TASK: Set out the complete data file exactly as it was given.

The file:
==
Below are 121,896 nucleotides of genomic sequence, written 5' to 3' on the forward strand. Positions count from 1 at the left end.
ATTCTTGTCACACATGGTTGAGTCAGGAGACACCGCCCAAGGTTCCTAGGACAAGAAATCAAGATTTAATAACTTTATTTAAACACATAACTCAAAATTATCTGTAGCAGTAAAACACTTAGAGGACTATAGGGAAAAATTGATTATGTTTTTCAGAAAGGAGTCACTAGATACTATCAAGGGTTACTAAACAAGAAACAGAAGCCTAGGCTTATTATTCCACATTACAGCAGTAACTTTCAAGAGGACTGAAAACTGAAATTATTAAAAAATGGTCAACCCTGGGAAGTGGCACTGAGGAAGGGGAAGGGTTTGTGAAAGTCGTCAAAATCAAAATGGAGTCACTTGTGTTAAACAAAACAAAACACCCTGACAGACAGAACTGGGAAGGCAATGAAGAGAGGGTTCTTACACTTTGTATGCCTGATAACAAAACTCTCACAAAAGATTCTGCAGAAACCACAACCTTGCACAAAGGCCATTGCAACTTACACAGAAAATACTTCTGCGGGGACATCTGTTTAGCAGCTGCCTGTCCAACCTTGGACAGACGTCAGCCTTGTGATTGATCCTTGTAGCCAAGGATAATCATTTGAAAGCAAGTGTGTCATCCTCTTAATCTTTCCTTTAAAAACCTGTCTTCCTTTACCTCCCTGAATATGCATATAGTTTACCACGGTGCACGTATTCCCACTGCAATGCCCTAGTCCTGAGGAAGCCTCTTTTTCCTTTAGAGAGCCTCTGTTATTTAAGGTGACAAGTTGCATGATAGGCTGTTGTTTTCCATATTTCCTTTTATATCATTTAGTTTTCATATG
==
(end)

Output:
Below are 121,896 nucleotides of genomic sequence, written 5' to 3' on the forward strand. Positions count from 1 at the left end.
ATTCTTGTCACACATGGTTGAGTCAGGAGACACCGCCCAAGGTTCCTAGGACAAGAAATCAAGATTTAATAACTTTATTTAAACACATAACTCAAAATTATCTGTAGCAGTAAAACACTTAGAGGACTATAGGGAAAAATTGATTATGTTTTTCAGAAAGGAGTCACTAGATACTATCAAGGGTTACTAAACAAGAAACAGAAGCCTAGGCTTATTATTCCACATTACAGCAGTAACTTTCAAGAGGACTGAAAACTGAAATTATTAAAAAATGGTCAACCCTGGGAAGTGGCACTGAGGAAGGGGAAGGGTTTGTGAAAGTCGTCAAAATCAAAATGGAGTCACTTGTGTTAAACAAAACAAAACACCCTGACAGACAGAACTGGGAAGGCAATGAAGAGAGGGTTCTTACACTTTGTATGCCTGATAACAAAACTCTCACAAAAGATTCTGCAGAAACCACAACCTTGCACAAAGGCCATTGCAACTTACACAGAAAATACTTCTGCGGGGACATCTGTTTAGCAGCTGCCTGTCCAACCTTGGACAGACGTCAGCCTTGTGATTGATCCTTGTAGCCAAGGATAATCATTTGAAAGCAAGTGTGTCATCCTCTTAATCTTTCCTTTAAAAACCTGTCTTCCTTTACCTCCCTGAATATGCATATAGTTTACCACGGTGCACGTATTCCCACTGCAATGCCCTAGTCCTGAGGAAGCCTCTTTTTCCTTTAGAGAGCCTCTGTTATTTAAGGTGACAAGTTGCATGATAGGCTGTTGTTTTCCATATTTCCTTTTATATCATTTAGTTTTCATATG